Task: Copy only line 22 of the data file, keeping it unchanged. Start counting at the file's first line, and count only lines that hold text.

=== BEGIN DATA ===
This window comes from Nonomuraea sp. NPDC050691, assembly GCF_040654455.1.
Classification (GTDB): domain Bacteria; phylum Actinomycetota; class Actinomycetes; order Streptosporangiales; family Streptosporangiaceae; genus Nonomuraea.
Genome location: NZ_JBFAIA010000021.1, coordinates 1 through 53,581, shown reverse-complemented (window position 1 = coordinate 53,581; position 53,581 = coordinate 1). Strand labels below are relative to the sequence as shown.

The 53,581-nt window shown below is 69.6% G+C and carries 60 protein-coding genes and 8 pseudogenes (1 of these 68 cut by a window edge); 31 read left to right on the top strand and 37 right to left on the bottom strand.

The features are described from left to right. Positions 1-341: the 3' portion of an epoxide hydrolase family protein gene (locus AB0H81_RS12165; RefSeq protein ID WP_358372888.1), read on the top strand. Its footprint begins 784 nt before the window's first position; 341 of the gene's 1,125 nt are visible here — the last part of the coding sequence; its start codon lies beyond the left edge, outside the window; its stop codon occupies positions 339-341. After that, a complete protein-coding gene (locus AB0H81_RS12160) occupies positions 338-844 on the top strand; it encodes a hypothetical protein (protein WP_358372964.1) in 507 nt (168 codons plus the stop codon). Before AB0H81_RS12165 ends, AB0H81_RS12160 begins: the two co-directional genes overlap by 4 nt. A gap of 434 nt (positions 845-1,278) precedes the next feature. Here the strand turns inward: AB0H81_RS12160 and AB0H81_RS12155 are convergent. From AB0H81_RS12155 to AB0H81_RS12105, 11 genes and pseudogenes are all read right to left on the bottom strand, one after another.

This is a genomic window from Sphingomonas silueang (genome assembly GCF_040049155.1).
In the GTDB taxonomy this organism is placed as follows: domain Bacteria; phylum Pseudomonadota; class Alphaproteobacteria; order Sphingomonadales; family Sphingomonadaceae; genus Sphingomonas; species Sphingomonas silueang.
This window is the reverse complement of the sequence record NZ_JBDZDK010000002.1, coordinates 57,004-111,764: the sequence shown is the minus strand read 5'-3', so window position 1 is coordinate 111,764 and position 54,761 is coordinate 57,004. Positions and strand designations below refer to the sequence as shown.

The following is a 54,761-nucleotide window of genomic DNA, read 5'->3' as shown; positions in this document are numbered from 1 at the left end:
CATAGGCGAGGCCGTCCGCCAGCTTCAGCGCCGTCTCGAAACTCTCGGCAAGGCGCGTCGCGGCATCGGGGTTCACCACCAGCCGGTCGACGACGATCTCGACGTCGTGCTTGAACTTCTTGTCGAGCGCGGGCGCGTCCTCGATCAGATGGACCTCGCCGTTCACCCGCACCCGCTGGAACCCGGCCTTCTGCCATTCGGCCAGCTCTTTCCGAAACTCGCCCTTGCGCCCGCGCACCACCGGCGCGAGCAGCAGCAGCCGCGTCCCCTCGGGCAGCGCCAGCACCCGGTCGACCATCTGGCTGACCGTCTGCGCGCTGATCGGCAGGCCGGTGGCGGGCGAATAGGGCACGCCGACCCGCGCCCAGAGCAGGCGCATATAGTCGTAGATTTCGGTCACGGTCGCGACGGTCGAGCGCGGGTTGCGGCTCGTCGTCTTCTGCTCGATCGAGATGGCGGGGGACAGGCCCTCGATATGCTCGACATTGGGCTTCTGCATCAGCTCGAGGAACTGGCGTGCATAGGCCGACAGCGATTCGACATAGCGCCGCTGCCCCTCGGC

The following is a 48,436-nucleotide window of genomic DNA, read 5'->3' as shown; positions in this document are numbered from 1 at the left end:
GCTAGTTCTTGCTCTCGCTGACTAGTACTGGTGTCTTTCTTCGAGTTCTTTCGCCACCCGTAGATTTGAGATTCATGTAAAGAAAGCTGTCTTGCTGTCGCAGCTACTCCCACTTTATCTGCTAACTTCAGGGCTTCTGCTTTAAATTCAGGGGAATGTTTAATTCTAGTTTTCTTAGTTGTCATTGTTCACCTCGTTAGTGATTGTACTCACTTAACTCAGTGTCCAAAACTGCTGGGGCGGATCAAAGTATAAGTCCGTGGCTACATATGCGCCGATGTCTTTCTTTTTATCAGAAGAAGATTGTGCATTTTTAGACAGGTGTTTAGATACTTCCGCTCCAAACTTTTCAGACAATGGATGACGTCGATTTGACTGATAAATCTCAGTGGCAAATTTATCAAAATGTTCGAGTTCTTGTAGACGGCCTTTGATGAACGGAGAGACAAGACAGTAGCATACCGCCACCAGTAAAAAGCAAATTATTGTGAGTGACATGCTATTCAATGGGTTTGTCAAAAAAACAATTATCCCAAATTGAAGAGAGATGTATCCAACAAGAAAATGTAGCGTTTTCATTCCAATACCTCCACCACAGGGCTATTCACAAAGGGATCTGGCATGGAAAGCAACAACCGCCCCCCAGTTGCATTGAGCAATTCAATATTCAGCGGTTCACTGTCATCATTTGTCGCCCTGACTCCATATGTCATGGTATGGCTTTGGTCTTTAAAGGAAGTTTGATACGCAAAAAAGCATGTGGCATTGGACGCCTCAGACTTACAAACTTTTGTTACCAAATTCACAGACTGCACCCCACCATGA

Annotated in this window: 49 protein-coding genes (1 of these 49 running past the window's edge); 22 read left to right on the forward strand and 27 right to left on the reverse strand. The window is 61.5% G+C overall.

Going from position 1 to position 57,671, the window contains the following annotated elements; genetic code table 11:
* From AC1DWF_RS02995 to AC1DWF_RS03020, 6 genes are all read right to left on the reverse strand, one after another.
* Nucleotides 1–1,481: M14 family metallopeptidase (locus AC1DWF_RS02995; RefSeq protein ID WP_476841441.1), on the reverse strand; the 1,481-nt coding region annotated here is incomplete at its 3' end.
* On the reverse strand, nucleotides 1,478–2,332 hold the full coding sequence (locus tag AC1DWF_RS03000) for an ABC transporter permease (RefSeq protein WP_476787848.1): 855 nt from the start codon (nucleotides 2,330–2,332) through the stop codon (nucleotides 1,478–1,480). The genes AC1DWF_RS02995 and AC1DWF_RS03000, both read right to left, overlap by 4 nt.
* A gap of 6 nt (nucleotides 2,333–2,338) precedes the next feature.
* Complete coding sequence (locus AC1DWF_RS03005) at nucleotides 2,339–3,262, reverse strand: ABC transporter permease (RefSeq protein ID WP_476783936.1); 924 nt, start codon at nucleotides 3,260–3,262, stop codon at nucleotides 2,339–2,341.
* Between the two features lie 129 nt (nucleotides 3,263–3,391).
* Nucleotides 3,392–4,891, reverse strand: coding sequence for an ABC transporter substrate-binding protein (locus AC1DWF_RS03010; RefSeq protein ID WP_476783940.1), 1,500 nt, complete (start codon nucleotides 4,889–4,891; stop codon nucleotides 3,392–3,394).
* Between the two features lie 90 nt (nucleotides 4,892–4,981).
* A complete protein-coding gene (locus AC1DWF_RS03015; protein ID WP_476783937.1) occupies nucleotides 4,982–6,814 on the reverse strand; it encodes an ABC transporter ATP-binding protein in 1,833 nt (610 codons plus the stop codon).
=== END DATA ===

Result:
* Between the two features lie 90 nt (nucleotides 4,892–4,981).